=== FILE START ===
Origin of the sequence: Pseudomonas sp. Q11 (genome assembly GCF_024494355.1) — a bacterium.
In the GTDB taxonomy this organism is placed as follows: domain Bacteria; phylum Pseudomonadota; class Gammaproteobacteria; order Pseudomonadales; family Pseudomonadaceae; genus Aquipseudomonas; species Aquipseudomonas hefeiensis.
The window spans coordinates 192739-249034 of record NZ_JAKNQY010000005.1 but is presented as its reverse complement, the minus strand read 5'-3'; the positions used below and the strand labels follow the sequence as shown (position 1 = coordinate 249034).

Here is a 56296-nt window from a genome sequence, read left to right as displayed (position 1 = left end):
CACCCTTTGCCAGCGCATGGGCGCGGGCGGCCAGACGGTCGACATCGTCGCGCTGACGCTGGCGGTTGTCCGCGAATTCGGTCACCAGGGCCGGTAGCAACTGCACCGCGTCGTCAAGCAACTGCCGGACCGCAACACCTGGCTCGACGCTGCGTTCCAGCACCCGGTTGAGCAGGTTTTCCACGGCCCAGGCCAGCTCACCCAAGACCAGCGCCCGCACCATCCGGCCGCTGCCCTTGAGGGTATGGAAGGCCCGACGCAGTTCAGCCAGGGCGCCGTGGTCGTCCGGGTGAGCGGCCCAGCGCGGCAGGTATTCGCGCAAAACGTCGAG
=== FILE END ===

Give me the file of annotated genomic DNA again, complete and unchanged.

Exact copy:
Origin of the sequence: Pseudomonas sp. Q11 (genome assembly GCF_024494355.1) — a bacterium.
In the GTDB taxonomy this organism is placed as follows: domain Bacteria; phylum Pseudomonadota; class Gammaproteobacteria; order Pseudomonadales; family Pseudomonadaceae; genus Aquipseudomonas; species Aquipseudomonas hefeiensis.
The window spans coordinates 192739-249034 of record NZ_JAKNQY010000005.1 but is presented as its reverse complement, the minus strand read 5'-3'; the positions used below and the strand labels follow the sequence as shown (position 1 = coordinate 249034).

Here is a 56296-nt window from a genome sequence, read left to right as displayed (position 1 = left end):
CACCCTTTGCCAGCGCATGGGCGCGGGCGGCCAGACGGTCGACATCGTCGCGCTGACGCTGGCGGTTGTCCGCGAATTCGGTCACCAGGGCCGGTAGCAACTGCACCGCGTCGTCAAGCAACTGCCGGACCGCAACACCTGGCTCGACGCTGCGTTCCAGCACCCGGTTGAGCAGGTTTTCCACGGCCCAGGCCAGCTCACCCAAGACCAGCGCCCGCACCATCCGGCCGCTGCCCTTGAGGGTATGGAAGGCCCGACGCAGTTCAGCCAGGGCGCCGTGGTCGTCCGGGTGAGCGGCCCAGCGCGGCAGGTATTCGCGCAAAACGTCGAG